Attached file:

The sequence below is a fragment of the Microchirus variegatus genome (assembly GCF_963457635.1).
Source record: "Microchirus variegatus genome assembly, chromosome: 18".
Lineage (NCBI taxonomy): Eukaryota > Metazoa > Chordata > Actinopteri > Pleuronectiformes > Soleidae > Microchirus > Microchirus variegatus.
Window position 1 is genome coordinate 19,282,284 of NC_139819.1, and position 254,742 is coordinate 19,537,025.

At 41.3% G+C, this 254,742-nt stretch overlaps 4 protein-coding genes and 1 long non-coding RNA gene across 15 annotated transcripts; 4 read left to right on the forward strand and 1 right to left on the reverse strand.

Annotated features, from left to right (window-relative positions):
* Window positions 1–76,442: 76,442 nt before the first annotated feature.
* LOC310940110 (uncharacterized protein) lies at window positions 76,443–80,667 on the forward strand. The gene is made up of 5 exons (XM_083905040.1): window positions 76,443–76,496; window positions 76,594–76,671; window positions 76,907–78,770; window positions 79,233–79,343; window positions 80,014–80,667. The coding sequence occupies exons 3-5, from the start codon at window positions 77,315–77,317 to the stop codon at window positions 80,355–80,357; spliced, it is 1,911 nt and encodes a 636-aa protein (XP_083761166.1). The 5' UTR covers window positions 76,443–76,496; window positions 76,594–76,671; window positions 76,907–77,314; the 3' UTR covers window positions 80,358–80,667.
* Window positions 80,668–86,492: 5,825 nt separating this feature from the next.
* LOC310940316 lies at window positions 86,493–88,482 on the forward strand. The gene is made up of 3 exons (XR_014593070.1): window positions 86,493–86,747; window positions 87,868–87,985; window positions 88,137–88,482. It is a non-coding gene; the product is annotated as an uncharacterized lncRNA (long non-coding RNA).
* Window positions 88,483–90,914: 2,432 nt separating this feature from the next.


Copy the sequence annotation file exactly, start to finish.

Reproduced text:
The sequence below is a fragment of the Microchirus variegatus genome (assembly GCF_963457635.1).
Source record: "Microchirus variegatus genome assembly, chromosome: 18".
Lineage (NCBI taxonomy): Eukaryota > Metazoa > Chordata > Actinopteri > Pleuronectiformes > Soleidae > Microchirus > Microchirus variegatus.
Window position 1 is genome coordinate 19,282,284 of NC_139819.1, and position 254,742 is coordinate 19,537,025.

At 41.3% G+C, this 254,742-nt stretch overlaps 4 protein-coding genes and 1 long non-coding RNA gene across 15 annotated transcripts; 4 read left to right on the forward strand and 1 right to left on the reverse strand.

Annotated features, from left to right (window-relative positions):
* Window positions 1–76,442: 76,442 nt before the first annotated feature.
* LOC310940110 (uncharacterized protein) lies at window positions 76,443–80,667 on the forward strand. The gene is made up of 5 exons (XM_083905040.1): window positions 76,443–76,496; window positions 76,594–76,671; window positions 76,907–78,770; window positions 79,233–79,343; window positions 80,014–80,667. The coding sequence occupies exons 3-5, from the start codon at window positions 77,315–77,317 to the stop codon at window positions 80,355–80,357; spliced, it is 1,911 nt and encodes a 636-aa protein (XP_083761166.1). The 5' UTR covers window positions 76,443–76,496; window positions 76,594–76,671; window positions 76,907–77,314; the 3' UTR covers window positions 80,358–80,667.
* Window positions 80,668–86,492: 5,825 nt separating this feature from the next.
* LOC310940316 lies at window positions 86,493–88,482 on the forward strand. The gene is made up of 3 exons (XR_014593070.1): window positions 86,493–86,747; window positions 87,868–87,985; window positions 88,137–88,482. It is a non-coding gene; the product is annotated as an uncharacterized lncRNA (long non-coding RNA).
* Window positions 88,483–90,914: 2,432 nt separating this feature from the next.